As I settled for evening coffee after the boat ride, I got a call from Vijay, the resident naturalist. He had seen me only ten minutes ago, so a call could mean only one thing, that he had spotted something. So, I gathered my camera equipment first, and then answered his call on my way out of the dining area. I wasn’t as keen on what he had seen, as much I wanted to know where I should be headed. I wanted to get there before “it” ran, crawled, or flew away. Through the patchy network, I heard “near your room”, and off I dashed

I huffed and puffed through a light drizzle, uphill, downhill, and uphill again, from one end of the Bhadra River Tern Lodge to the other. I saw Vijay in front of a large rock covered in green moss. And there it was, on that rock – the Bibron’s Coral Snake, one of the most beautiful snakes I have ever seen.

A Bibron’s Coral Snake, Calliophis bibroni, a venomous snake native to India

Despite many trips to Bhadra, this was the first time I had seen this snake. This is what made this trip special – everything I saw was within the premises of the lodge.

The Bhadra Tiger Reserve is divided into four ranges : Hebbe, Lakkavalli, Muthodi and Thanigebylu. The River Tern Lodge is in the Lakkavalli range, which is a semi-evergreen moist-deciduous forest. The lodge, surrounded by the Bhadra reservoir, is at the edge of the Tiger Reserve. Much like the rest of the forest in this range, the lodge also has tall deciduous trees, such as Mathi (Crocodile bark tree), Nandi, Teak, Figs and Hunal. The buildings of the lodge, be it rooms or common areas, are in between these woods, and are connected by narrow paths, that are covered by a thick, green canopy.

A path by the manager’s office, one of the wider paths in the lodge

In September, when the monsoons were almost done, the Bhadra reservoir was full. The soft, rhythmic sound of splashing water against the shore resonated across the lodge. The humid monsoon air resulted in plenty of algae and lichen on tree barks. Lichen are indicators of how unpolluted the air is because they cannot survive in the presence of any pollutants. Unsurprisingly, they were thriving here. As were many species of fungi.

Layers of lichen on a tree bark

I counted about ten species of spiders in this trip. An Ornamental Tree Trunk spider had built her web, which also had two male spiders in it. There were spiders with egg cases, such as a species of the Tent-web spider and a Garden Orb-weaver spider. I saw Long-jawed Orb-weaver spiderlings, who had just left their egg sac, with two adult spiders nearby. One of the adults, presumably the parent, appeared to feed on the remainder of the egg sac. The other spiders included a Lynx spider, a Huntsman spider, a Silver spider, Silver-sided Orb-weaver spider and a couple of species of Ant-mimicking spiders.

An Ornamental Tree-trunk spider (Herennia multipuncta), on a tree next to a cottage

An Orb-weaver spider with an egg sac

Long-jawed spiders and spiderlings

I spent an afternoon watching ants and aphids. This is the first time I saw their symbiotic relationship. The ants farm aphids for the sweet sap that the aphids extract from the plant. In return, the ants provide security for the aphids. There were two ants monitoring a few hundred aphids. The two in question, however, weren’t doing a stellar job of the security. These were lapses every now and then – a small black wasp carried an aphid away.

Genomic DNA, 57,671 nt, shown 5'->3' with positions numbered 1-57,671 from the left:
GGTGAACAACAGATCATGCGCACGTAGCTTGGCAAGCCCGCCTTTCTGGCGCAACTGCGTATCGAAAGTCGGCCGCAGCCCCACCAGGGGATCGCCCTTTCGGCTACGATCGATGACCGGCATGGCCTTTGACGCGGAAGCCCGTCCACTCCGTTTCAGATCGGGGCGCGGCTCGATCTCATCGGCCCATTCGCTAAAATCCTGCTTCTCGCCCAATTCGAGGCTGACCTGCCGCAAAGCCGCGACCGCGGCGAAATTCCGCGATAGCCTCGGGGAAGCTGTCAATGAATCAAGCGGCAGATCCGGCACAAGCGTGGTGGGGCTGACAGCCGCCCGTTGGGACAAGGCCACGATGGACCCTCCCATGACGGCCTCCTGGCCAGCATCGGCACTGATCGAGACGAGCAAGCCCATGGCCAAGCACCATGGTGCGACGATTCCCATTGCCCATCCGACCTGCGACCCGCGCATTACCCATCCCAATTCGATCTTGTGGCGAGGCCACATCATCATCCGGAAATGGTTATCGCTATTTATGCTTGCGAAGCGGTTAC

Ants farming a colony of aphids

I also saw the Ropalidia social wasp build a nest. The nest is made from paper-like material that is produced by its saliva and cellulose. While any number of female wasps can help in the building and maintenance of the nest, only the queen lays eggs. I also saw weevils, assassin bugs, treehoppers, katydids, stink bugs, a scorpion fly, praying mantis and a bark mantis too. Apart from the smaller critters, the reptiles, birds and mammals were around too, in usual abundance.

Ropalidia social wasp building a nest from paper-like material

Clockwise, from top left: Lynx spider (Hamadruas sp.), an assassin bug, a cranefly, a bark mantis

I’ve always wondered what makes the lodge in Bhadra so full of life. On the way back from the boat ride, an answer struck. As the boat, that takes us deep into the Bhadra Tiger Reserve, returns towards the deck, we see no separation in terrain between the lodge and forest. No fields, or human settlements, or buildings that help us gradually transition from a tiger reserve, to a lodge. The contiguous forest, and its green and yellow canopy, extends into the lodge. Only when the boat comes close to the deck, do small cottages peep out of the canopy, giving away clues of the lodge and habitation. And that is when it occurred to me – the lodge is but an extension of the tiger reserve.

Cottages peeping out of the jungle, giving away signs of a lodge being present

The Bhadra Tiger Reserve, as seen from the boat

Bhadra is a tiger reserve, unmistakably so. I go there for the tigers, leopards, gaur, elephants, dholes, langurs, deer and birds. Safaris and boat rides are a great way to experience this. But safaris and boat rides aren’t immersive. Walking in a forest is. Gently stepping on a stone to find out how firmly it is held in the wet ground, turning a leaf over to look for spiders on the other side, hearing the rain but not feeling it yet because the canopy soaks it all up, watching ants and aphids all afternoon – I yearn for this as much as the megafauna. For this, I walk in the lodge. To be amidst the trees and terrain of a tiger reserve that have transcended into the lodge. To feel the forest. So I know that when I am looking at the tiger reserve from my room, I am not just looking at it. I am in it.